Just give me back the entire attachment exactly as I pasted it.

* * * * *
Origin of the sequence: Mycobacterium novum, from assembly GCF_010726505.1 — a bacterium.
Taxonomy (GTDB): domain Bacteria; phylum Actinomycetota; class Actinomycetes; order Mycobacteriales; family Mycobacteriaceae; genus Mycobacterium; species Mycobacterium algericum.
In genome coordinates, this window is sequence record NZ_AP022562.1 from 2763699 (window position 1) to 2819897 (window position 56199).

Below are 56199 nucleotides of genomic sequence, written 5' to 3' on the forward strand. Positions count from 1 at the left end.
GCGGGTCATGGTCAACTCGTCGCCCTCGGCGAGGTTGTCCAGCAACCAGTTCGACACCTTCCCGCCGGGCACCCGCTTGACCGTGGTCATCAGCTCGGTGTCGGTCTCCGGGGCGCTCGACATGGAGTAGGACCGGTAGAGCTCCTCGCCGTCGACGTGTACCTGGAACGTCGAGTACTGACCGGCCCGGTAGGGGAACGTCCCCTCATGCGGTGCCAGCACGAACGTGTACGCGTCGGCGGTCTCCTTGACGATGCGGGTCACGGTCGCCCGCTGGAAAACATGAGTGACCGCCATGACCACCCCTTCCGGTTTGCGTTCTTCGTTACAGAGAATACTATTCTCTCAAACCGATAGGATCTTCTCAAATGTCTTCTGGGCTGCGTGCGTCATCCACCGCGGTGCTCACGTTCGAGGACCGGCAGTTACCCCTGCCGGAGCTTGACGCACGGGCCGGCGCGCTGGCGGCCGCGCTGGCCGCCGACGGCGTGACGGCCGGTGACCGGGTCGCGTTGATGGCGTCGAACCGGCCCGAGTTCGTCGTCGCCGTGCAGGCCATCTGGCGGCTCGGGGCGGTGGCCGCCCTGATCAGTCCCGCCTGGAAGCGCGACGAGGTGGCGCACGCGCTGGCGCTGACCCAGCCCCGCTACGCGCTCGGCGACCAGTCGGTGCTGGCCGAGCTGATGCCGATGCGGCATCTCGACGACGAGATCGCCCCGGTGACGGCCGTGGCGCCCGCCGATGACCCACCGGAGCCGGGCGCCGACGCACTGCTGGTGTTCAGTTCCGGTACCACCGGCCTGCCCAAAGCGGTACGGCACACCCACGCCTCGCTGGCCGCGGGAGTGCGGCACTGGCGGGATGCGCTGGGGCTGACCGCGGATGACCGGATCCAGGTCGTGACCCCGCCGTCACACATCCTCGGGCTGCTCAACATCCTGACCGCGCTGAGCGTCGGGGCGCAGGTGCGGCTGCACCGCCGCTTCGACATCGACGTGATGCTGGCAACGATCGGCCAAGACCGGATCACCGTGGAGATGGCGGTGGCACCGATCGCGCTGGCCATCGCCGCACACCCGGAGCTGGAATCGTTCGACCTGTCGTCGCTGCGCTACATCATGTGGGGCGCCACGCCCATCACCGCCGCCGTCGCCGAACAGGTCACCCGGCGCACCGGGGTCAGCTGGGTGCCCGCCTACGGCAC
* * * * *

Origin of the sequence: Mycobacterium novum, from assembly GCF_010726505.1 — a bacterium.
Taxonomy (GTDB): domain Bacteria; phylum Actinomycetota; class Actinomycetes; order Mycobacteriales; family Mycobacteriaceae; genus Mycobacterium; species Mycobacterium algericum.
In genome coordinates, this window is sequence record NZ_AP022562.1 from 2763699 (window position 1) to 2819897 (window position 56199).

Below are 56199 nucleotides of genomic sequence, written 5' to 3' on the forward strand. Positions count from 1 at the left end.
GCGGGTCATGGTCAACTCGTCGCCCTCGGCGAGGTTGTCCAGCAACCAGTTCGACACCTTCCCGCCGGGCACCCGCTTGACCGTGGTCATCAGCTCGGTGTCGGTCTCCGGGGCGCTCGACATGGAGTAGGACCGGTAGAGCTCCTCGCCGTCGACGTGTACCTGGAACGTCGAGTACTGACCGGCCCGGTAGGGGAACGTCCCCTCATGCGGTGCCAGCACGAACGTGTACGCGTCGGCGGTCTCCTTGACGATGCGGGTCACGGTCGCCCGCTGGAAAACATGAGTGACCGCCATGACCACCCCTTCCGGTTTGCGTTCTTCGTTACAGAGAATACTATTCTCTCAAACCGATAGGATCTTCTCAAATGTCTTCTGGGCTGCGTGCGTCATCCACCGCGGTGCTCACGTTCGAGGACCGGCAGTTACCCCTGCCGGAGCTTGACGCACGGGCCGGCGCGCTGGCGGCCGCGCTGGCCGCCGACGGCGTGACGGCCGGTGACCGGGTCGCGTTGATGGCGTCGAACCGGCCCGAGTTCGTCGTCGCCGTGCAGGCCATCTGGCGGCTCGGGGCGGTGGCCGCCCTGATCAGTCCCGCCTGGAAGCGCGACGAGGTGGCGCACGCGCTGGCGCTGACCCAGCCCCGCTACGCGCTCGGCGACCAGTCGGTGCTGGCCGAGCTGATGCCGATGCGGCATCTCGACGACGAGATCGCCCCGGTGACGGCCGTGGCGCCCGCCGATGACCCACCGGAGCCGGGCGCCGACGCACTGCTGGTGTTCAGTTCCGGTACCACCGGCCTGCCCAAAGCGGTACGGCACACCCACGCCTCGCTGGCCGCGGGAGTGCGGCACTGGCGGGATGCGCTGGGGCTGACCGCGGATGACCGGATCCAGGTCGTGACCCCGCCGTCACACATCCTCGGGCTGCTCAACATCCTGACCGCGCTGAGCGTCGGGGCGCAGGTGCGGCTGCACCGCCGCTTCGACATCGACGTGATGCTGGCAACGATCGGCCAAGACCGGATCACCGTGGAGATGGCGGTGGCACCGATCGCGCTGGCCATCGCCGCACACCCGGAGCTGGAATCGTTCGACCTGTCGTCGCTGCGCTACATCATGTGGGGCGCCACGCCCATCACCGCCGCCGTCGCCGAACAGGTCACCCGGCGCACCGGGGTCAGCTGGGTGCCCGCCTACGGCAC